3 Stocks That Could Bounce Back in the Second Half of 2024


It’s been a rough first half for some investors. If you owned shares of UiPath (NYSE: PATH), Chegg (NYSE: CHGG), and Roku (NASDAQ: ROKU) since the start of 2024, you’re in a world of hurt. The three stocks are down between 36% and 74% so far this year.

It doesn’t have to stay that way. I think all three stocks have a chance to deliver meaningful gains in the final six months of 2024. They may not make back the ground they lost in the first half of this year, but even a modest bounce from these humble starting lines can beat the market. Let’s take a closer look.

1. UiPath, Down 49%

It’s hard to believe that UiPath has been roughly cut in half this year. As a leading provider of robotics, automation, and artificial intelligence software solutions, this should be a fertile stock in 2024. Between wage inflation driving labor expenses higher and companies trying to gain an operational edge, UiPath’s tech platform for robotic process automation should be a dinner bell. So far this year, it’s been a fire alarm.

UiPath’s biggest hit came in late May following a poorly received quarterly report. Weak guidance and losing its second CEO this year weren’t bullish events. Now it’s time to see if the dramatic markdown here is ripe for a comeback story.

UiPath began the year with a pair of CEOs. Co-founder Daniel Dines, who was serving as co-CEO, stepped down in January. His fellow helmsman backed out at the end of May following the brutal financial update after just a couple of months as lone CEO. Dines agreed to return to the corner office.

Someone celebrating a stock chart moving higher.Someone celebrating a stock chart moving higher.

Image source: Getty Images.

Growth has slowed at UiPath. The 16% revenue increase for its fiscal first quarter is about half the year-over-year jump it posted three months earlier. Its latest guidance suggests that the top line will continue to decelerate. The news isn’t necessarily any better on the bottom line. UiPath remains profitable on an adjusted basis, but it’s not expected to return to reported profitability until 2027.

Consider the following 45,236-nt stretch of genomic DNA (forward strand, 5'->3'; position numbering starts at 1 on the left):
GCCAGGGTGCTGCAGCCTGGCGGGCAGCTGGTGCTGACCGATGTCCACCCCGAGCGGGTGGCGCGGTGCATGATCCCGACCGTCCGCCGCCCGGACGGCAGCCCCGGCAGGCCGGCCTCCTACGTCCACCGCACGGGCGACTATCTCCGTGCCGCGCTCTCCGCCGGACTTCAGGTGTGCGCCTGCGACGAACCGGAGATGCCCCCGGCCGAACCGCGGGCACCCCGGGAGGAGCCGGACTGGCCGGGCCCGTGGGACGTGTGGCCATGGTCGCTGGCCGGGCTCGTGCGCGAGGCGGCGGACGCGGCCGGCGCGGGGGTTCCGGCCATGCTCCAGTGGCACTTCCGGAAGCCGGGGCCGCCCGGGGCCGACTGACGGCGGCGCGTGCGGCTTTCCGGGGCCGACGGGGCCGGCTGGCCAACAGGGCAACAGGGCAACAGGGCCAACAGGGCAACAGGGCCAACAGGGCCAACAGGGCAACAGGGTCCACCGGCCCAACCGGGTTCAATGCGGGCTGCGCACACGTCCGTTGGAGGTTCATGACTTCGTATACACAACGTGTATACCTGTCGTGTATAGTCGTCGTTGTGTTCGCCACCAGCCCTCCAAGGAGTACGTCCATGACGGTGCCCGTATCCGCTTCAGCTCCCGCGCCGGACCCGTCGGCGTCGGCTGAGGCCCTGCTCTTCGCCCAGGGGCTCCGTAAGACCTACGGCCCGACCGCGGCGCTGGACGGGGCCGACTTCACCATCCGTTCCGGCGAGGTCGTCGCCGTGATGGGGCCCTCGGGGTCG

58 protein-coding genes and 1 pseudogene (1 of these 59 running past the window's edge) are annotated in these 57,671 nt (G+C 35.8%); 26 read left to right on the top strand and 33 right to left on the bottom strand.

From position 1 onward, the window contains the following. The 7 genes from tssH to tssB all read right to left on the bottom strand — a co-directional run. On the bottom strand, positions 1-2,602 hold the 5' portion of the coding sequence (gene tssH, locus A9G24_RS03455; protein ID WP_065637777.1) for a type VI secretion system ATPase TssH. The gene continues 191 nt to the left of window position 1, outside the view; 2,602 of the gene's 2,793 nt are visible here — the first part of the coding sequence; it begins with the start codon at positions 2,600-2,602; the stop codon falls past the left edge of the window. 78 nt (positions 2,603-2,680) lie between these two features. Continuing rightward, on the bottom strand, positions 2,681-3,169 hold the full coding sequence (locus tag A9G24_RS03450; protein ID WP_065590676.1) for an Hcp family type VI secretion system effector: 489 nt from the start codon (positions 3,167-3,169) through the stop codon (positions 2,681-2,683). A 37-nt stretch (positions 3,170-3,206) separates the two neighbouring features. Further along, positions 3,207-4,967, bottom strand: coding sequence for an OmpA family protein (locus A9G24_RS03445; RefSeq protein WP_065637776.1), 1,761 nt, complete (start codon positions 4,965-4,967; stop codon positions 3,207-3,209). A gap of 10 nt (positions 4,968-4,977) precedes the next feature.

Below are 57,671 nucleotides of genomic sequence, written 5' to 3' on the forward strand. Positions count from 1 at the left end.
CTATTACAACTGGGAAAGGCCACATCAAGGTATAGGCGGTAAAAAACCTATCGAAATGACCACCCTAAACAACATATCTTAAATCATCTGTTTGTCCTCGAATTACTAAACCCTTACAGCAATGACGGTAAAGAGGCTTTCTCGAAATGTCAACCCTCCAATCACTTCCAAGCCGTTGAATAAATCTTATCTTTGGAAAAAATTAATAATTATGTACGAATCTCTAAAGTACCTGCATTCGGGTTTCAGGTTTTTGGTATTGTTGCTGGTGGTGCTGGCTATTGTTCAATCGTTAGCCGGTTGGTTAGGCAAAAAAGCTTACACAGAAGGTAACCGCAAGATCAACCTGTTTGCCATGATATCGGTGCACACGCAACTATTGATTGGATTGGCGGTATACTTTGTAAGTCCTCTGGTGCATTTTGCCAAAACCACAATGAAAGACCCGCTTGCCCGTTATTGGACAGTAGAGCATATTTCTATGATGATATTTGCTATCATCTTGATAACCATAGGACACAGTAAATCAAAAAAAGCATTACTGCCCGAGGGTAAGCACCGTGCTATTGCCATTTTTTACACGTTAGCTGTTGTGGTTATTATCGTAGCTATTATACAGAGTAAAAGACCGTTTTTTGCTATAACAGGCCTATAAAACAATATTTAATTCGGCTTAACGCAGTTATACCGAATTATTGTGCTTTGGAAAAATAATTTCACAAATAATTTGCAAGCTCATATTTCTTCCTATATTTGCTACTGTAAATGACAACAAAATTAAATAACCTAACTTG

Why should one be optimistic in the near term here? Well, despite the uninspiring guidance for the balance of 2024, analysts see revenue accelerating from 8% this fiscal year to 12% next year. It has a cash-rich balance sheet that shaves its current $7.3 billion market cap to an enterprise value of just $5.4 billion. It’s going through some hiccups, but it still topped $100 million in adjusted free cash flow in its latest quarter, and it has found a way to exceed Wall Street’s profit targets in each of the last four quarters. Dines is back, and what a great name to ring the dinner bell again.

2. Chegg, Down 74%

The biggest sinker on this list is Chegg. The homework help specialist has been reeling since warning that ChatGPT is eating away at its business nearly 14 months ago. It was sputtering before it said the obvious. It has posted negative year-over-year revenue growth for eight consecutive quarters. However, those were single-digit top-line declines. Guidance calls for a slide of 12% to 13% in the current quarter.

Chegg knows the assignment. It’s a study help pro, after all. The new CEO who took over last month was the chief operating officer who set the company on the track to embrace AI to avoid disruption well before the market knew there was a problem. Chegg also remains very profitable. It’s trading for less than 3 times trailing and forward adjusted earnings. The multiple is still less than five if you prefer to go with enterprise value instead of market cap. The price-to-free-cash-flow multiple is even lower.

Chegg is a money tree, but it has mistakenly spent a lot of that greenery on buying back shares at much higher price points. It spent more than $300 million on repurchases last year alone, more than enough to swallow its entire remaining share count at today’s deeply discounted prices. Last week it announced that it would be reducing its workforce by 23%, a move that will help shave costs as it puts more effort into leading the way in AI-fueled educational tools.

3. Roku, Down 36%

Let’s close with Roku. The popular TV streaming enabler is doing well on some fronts. Revenue and user counts are growing in the double digits, and engagement has never been stronger. However, a lack of profitability, near-term competitive concerns, and sluggish connected TV advertising growth are weighing on the niche pioneer.

Roku is volatile, and it has a knack for bouncing back after a sell-off. The stock isn’t likely to return to its 2021 peak anytime soon, but the business is a lot larger and its reach much wider since then. If recent efforts to prioritize initiatives that will deliver strong early returns pay off, Roku will be more than just a four-letter word to investors who have been burned in 2024.

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Rick Munarriz has positions in Chegg, Roku, and UiPath. The Motley Fool has positions in and recommends Roku and UiPath. The Motley Fool recommends Chegg. The Motley Fool has a disclosure policy.

3 Stocks That Could Bounce Back in the Second Half of 2024 was originally published by The Motley Fool



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